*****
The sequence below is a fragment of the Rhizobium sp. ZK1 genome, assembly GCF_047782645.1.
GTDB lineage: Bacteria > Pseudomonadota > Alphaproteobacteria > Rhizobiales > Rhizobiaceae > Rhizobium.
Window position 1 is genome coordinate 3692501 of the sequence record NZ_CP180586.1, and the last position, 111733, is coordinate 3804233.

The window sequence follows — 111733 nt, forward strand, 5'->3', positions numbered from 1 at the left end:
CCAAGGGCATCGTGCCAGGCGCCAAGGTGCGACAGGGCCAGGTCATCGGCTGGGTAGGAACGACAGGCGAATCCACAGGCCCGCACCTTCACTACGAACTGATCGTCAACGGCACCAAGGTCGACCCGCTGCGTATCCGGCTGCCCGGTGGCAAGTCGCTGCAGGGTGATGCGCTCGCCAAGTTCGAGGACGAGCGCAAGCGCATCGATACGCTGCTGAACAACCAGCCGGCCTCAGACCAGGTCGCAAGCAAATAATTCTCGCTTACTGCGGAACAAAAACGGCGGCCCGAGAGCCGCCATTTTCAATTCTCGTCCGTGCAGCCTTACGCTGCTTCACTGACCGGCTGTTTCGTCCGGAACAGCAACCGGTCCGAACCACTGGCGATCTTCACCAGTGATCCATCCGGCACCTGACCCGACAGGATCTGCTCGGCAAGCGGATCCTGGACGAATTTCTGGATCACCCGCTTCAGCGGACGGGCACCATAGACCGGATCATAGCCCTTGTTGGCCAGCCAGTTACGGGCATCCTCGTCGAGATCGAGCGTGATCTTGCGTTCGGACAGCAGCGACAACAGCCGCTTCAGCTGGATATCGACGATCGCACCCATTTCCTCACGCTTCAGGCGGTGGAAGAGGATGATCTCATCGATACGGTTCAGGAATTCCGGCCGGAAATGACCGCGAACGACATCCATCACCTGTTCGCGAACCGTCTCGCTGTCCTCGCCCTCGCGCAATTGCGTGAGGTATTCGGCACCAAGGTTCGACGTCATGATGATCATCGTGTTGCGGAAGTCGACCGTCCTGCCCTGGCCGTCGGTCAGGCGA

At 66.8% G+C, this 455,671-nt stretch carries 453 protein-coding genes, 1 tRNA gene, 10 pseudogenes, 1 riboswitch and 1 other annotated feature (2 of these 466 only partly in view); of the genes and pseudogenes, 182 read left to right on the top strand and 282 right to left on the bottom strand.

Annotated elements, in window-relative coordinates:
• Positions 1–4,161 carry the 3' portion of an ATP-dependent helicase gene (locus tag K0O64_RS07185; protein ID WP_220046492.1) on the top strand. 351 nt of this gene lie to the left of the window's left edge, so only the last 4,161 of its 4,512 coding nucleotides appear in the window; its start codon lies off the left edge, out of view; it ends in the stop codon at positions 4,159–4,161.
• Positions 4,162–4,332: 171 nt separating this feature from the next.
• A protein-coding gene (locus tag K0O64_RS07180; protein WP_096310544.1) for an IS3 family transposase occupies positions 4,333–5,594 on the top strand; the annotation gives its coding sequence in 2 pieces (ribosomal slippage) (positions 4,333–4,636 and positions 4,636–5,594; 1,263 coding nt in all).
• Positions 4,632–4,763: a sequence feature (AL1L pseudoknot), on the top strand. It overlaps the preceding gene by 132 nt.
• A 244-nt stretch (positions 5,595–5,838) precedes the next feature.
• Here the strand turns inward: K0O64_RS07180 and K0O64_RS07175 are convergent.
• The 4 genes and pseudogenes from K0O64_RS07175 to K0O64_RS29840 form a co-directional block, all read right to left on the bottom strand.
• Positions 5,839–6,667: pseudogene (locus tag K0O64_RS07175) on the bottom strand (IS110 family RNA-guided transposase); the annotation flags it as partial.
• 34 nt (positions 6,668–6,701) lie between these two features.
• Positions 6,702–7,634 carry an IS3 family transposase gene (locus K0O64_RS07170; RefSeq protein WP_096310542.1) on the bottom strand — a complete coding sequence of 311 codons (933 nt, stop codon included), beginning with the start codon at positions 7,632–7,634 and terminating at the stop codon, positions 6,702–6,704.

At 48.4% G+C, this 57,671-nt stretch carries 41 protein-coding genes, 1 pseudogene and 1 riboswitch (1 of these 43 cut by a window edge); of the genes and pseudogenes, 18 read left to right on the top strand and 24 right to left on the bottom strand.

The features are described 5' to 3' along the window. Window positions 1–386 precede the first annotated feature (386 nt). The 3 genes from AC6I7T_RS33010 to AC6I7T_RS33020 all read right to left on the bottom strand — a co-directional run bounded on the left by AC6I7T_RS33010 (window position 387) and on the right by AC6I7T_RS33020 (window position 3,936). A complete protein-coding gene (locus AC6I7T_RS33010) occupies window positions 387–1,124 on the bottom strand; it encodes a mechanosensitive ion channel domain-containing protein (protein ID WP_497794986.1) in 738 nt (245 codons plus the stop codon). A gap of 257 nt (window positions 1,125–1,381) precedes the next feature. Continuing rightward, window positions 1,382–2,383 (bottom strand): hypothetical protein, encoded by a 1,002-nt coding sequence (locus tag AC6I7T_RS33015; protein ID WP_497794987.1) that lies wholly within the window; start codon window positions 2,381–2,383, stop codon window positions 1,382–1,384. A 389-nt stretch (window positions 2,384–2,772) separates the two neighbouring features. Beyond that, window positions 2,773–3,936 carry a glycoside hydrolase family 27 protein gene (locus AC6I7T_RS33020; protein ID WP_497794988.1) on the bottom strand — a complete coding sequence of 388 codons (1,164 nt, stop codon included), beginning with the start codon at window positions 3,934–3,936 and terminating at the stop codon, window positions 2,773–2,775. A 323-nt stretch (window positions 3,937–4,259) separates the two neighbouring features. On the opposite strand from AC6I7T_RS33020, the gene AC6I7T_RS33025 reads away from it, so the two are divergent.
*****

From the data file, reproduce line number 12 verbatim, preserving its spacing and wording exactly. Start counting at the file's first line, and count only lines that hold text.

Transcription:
• A 244-nt stretch (positions 5,595–5,838) precedes the next feature.